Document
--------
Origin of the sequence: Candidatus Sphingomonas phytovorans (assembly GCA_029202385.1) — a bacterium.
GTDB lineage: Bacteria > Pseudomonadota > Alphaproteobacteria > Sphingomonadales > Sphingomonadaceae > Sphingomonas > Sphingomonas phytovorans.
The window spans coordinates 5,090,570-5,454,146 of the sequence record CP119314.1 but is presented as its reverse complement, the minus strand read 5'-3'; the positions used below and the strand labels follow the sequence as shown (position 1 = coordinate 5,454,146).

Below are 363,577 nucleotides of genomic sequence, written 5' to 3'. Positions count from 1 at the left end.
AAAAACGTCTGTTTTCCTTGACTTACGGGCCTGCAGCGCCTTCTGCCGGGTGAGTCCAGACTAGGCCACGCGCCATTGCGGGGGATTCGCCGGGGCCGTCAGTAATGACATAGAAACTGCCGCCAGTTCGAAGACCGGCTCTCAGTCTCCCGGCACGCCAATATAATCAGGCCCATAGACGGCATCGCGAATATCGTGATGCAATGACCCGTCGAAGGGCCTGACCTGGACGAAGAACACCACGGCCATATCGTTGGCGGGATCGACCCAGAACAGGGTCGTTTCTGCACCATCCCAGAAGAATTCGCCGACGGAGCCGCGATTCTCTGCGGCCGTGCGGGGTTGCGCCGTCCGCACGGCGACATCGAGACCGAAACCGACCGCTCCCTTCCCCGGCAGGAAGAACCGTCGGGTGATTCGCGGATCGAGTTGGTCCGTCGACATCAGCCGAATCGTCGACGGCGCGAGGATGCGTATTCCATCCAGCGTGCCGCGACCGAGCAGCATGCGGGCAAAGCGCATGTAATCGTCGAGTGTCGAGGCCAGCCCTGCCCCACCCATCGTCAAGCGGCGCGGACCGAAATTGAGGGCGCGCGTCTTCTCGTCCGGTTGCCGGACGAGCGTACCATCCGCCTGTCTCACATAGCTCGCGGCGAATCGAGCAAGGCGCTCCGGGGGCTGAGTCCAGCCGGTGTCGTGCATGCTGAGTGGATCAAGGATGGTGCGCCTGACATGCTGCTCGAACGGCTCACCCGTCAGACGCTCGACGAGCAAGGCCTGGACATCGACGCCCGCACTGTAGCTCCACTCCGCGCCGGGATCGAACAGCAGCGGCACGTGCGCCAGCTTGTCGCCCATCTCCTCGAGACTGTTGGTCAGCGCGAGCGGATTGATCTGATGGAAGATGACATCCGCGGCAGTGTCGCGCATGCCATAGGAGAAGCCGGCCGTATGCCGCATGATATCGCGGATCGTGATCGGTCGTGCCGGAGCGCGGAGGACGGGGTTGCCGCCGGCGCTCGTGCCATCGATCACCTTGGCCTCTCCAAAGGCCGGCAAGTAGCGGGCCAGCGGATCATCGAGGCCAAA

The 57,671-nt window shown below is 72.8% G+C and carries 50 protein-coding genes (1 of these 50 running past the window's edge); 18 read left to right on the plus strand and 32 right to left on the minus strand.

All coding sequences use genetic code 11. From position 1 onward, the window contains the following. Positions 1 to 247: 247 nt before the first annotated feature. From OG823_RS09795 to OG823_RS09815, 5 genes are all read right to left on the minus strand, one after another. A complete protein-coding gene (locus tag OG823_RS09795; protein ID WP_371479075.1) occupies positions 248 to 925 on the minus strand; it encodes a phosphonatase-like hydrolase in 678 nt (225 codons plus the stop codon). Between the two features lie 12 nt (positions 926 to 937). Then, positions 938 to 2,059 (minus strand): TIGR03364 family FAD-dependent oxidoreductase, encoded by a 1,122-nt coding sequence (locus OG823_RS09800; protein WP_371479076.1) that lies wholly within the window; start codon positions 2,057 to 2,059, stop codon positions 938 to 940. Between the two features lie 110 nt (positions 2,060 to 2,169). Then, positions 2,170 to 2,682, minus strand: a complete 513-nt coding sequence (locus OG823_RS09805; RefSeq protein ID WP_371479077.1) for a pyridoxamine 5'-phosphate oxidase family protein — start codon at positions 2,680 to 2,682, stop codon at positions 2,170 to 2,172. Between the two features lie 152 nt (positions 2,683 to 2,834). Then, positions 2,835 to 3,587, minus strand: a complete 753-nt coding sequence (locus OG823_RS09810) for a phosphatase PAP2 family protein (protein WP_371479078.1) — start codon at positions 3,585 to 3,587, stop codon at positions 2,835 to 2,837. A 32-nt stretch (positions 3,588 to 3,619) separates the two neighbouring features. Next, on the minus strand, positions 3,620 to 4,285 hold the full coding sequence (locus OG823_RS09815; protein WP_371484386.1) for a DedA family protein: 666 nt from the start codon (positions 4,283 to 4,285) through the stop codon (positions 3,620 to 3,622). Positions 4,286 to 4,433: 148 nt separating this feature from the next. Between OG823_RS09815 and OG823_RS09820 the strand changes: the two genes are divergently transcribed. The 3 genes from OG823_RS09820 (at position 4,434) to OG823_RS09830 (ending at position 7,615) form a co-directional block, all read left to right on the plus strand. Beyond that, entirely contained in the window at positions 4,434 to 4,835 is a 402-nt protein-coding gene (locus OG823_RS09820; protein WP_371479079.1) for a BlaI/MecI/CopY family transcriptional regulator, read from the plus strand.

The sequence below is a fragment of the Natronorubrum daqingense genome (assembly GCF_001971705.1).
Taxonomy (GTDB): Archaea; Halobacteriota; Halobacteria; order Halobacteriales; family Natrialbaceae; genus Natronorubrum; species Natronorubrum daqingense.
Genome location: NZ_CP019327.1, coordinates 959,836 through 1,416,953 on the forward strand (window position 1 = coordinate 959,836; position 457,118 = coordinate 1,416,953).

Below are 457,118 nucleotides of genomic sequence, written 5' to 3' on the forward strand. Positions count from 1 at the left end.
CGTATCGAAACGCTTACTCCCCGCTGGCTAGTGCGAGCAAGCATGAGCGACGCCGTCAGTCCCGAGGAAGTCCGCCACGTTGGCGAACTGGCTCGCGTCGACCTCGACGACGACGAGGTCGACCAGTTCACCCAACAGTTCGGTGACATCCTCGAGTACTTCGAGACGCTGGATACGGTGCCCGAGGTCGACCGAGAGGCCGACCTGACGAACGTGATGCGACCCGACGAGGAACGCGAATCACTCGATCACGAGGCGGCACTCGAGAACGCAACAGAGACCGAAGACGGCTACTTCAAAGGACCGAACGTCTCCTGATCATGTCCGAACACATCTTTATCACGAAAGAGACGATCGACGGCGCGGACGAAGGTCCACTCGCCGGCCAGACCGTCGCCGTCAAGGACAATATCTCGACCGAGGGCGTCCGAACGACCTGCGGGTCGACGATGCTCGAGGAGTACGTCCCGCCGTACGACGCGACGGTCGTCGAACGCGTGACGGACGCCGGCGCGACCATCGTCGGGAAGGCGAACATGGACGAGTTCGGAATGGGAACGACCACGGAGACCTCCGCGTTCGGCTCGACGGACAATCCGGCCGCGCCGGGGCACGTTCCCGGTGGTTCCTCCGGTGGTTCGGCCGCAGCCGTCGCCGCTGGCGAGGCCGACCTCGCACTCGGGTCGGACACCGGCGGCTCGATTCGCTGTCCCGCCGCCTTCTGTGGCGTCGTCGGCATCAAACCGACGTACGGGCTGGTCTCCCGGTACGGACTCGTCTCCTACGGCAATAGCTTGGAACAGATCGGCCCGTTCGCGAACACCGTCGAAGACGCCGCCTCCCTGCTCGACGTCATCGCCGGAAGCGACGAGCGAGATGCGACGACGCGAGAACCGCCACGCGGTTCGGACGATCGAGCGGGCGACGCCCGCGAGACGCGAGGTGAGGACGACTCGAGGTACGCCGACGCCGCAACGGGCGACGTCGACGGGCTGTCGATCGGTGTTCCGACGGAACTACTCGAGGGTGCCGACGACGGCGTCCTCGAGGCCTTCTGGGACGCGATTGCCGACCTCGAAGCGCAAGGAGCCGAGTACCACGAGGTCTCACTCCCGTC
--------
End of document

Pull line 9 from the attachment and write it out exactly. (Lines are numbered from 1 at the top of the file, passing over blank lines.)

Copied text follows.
Taxonomy (GTDB): Archaea; Halobacteriota; Halobacteria; order Halobacteriales; family Natrialbaceae; genus Natronorubrum; species Natronorubrum daqingense.